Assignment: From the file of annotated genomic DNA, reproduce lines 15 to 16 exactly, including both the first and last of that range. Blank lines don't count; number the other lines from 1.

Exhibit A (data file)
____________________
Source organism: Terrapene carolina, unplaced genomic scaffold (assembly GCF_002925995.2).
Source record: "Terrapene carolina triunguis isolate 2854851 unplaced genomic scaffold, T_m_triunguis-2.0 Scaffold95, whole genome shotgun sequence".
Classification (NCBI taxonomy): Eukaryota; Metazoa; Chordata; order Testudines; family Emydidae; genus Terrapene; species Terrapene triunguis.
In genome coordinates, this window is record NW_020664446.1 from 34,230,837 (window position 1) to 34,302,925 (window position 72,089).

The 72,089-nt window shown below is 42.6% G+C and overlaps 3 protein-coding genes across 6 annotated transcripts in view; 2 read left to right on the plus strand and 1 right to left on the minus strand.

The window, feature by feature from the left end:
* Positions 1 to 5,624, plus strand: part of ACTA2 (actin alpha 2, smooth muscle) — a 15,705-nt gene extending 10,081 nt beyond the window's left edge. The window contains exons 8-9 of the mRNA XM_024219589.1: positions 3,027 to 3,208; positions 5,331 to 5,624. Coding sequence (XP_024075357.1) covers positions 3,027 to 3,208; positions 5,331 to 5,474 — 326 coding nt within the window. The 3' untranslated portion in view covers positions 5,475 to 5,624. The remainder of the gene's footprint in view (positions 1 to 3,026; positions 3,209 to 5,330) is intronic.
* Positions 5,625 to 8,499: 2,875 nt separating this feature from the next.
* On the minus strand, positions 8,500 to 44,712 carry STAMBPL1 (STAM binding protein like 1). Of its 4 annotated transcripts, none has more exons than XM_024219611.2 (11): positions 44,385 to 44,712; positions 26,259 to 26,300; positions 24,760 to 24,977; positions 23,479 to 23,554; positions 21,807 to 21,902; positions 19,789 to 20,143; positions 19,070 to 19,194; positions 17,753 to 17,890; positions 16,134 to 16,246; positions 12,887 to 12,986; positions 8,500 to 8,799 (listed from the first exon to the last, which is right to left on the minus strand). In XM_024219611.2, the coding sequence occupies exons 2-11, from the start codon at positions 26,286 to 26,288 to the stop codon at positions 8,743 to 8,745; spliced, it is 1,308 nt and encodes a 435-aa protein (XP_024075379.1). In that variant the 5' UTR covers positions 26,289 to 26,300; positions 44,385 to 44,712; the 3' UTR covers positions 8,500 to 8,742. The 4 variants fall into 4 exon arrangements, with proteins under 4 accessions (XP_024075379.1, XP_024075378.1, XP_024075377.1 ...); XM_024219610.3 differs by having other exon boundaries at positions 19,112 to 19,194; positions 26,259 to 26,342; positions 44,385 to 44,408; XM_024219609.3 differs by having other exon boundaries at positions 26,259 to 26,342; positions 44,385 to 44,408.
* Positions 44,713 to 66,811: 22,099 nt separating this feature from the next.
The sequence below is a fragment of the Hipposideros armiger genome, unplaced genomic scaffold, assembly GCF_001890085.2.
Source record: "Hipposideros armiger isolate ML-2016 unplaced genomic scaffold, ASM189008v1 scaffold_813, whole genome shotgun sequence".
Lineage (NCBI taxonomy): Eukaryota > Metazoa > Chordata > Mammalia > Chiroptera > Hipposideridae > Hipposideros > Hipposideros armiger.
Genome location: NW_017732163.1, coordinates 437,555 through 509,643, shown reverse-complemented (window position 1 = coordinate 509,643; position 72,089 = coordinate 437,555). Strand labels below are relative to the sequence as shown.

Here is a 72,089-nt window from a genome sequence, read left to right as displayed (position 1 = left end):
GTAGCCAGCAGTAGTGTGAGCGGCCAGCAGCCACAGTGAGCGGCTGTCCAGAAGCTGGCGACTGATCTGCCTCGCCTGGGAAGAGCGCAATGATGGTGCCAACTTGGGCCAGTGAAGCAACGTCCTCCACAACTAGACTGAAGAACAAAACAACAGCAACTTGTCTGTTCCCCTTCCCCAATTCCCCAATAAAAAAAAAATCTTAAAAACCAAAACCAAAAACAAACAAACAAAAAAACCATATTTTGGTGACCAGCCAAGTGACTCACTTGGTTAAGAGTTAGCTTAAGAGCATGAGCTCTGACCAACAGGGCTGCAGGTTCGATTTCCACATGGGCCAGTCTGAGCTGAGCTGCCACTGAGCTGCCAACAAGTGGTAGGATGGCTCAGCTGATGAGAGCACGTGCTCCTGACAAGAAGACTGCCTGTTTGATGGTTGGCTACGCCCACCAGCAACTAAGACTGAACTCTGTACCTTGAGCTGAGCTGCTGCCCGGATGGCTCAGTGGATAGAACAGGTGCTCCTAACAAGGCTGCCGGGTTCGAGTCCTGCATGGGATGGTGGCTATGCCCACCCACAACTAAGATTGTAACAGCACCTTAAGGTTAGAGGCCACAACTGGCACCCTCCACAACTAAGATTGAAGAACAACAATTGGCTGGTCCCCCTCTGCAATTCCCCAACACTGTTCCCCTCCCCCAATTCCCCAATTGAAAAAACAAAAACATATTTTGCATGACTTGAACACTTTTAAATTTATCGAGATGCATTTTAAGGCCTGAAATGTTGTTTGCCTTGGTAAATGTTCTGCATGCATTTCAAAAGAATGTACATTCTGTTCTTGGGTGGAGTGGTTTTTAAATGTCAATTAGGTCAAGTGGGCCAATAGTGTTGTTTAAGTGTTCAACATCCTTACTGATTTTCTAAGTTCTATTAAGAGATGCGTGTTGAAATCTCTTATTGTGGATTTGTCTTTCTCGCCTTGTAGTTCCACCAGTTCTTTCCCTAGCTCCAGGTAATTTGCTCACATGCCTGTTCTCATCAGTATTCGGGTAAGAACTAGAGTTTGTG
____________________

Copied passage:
Here is a 72,089-nt window from a genome sequence, read left to right as displayed (position 1 = left end):
GTAGCCAGCAGTAGTGTGAGCGGCCAGCAGCCACAGTGAGCGGCTGTCCAGAAGCTGGCGACTGATCTGCCTCGCCTGGGAAGAGCGCAATGATGGTGCCAACTTGGGCCAGTGAAGCAACGTCCTCCACAACTAGACTGAAGAACAAAACAACAGCAACTTGTCTGTTCCCCTTCCCCAATTCCCCAATAAAAAAAAAATCTTAAAAACCAAAACCAAAAACAAACAAACAAAAAAACCATATTTTGGTGACCAGCCAAGTGACTCACTTGGTTAAGAGTTAGCTTAAGAGCATGAGCTCTGACCAACAGGGCTGCAGGTTCGATTTCCACATGGGCCAGTCTGAGCTGAGCTGCCACTGAGCTGCCAACAAGTGGTAGGATGGCTCAGCTGATGAGAGCACGTGCTCCTGACAAGAAGACTGCCTGTTTGATGGTTGGCTACGCCCACCAGCAACTAAGACTGAACTCTGTACCTTGAGCTGAGCTGCTGCCCGGATGGCTCAGTGGATAGAACAGGTGCTCCTAACAAGGCTGCCGGGTTCGAGTCCTGCATGGGATGGTGGCTATGCCCACCCACAACTAAGATTGTAACAGCACCTTAAGGTTAGAGGCCACAACTGGCACCCTCCACAACTAAGATTGAAGAACAACAATTGGCTGGTCCCCCTCTGCAATTCCCCAACACTGTTCCCCTCCCCCAATTCCCCAATTGAAAAAACAAAAACATATTTTGCATGACTTGAACACTTTTAAATTTATCGAGATGCATTTTAAGGCCTGAAATGTTGTTTGCCTTGGTAAATGTTCTGCATGCATTTCAAAAGAATGTACATTCTGTTCTTGGGTGGAGTGGTTTTTAAATGTCAATTAGGTCAAGTGGGCCAATAGTGTTGTTTAAGTGTTCAACATCCTTACTGATTTTCTAAGTTCTATTAAGAGATGCGTGTTGAAATCTCTTATTGTGGATTTGTCTTTCTCGCCTTGTAGTTCCACCAGTTCTTTCCCTAGCTCCAGGTAATTTGCTCACATGCCTGTTCTCATCAGTATTCGGGTAAGAACTAGAGTTTGTG